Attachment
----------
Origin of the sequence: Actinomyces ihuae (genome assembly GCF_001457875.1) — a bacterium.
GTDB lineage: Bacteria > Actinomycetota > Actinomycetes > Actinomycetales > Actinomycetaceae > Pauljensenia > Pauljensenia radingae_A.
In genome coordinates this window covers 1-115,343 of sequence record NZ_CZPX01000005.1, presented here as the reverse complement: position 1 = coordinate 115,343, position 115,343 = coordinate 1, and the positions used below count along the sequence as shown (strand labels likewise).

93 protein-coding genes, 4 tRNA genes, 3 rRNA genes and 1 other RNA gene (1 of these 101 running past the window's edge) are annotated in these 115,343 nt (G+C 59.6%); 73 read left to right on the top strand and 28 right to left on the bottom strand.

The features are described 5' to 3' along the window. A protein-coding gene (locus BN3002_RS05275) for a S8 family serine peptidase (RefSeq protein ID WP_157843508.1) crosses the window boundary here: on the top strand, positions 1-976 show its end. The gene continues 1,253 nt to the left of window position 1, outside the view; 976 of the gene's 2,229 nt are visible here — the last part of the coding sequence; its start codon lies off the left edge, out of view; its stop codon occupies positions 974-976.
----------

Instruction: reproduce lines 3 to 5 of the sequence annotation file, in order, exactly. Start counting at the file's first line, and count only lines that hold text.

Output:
In genome coordinates this window covers 1-115,343 of sequence record NZ_CZPX01000005.1, presented here as the reverse complement: position 1 = coordinate 115,343, position 115,343 = coordinate 1, and the positions used below count along the sequence as shown (strand labels likewise).

93 protein-coding genes, 4 tRNA genes, 3 rRNA genes and 1 other RNA gene (1 of these 101 running past the window's edge) are annotated in these 115,343 nt (G+C 59.6%); 73 read left to right on the top strand and 28 right to left on the bottom strand.

The features are described 5' to 3' along the window. A protein-coding gene (locus BN3002_RS05275) for a S8 family serine peptidase (RefSeq protein ID WP_157843508.1) crosses the window boundary here: on the top strand, positions 1-976 show its end. The gene continues 1,253 nt to the left of window position 1, outside the view; 976 of the gene's 2,229 nt are visible here — the last part of the coding sequence; its start codon lies off the left edge, out of view; its stop codon occupies positions 974-976.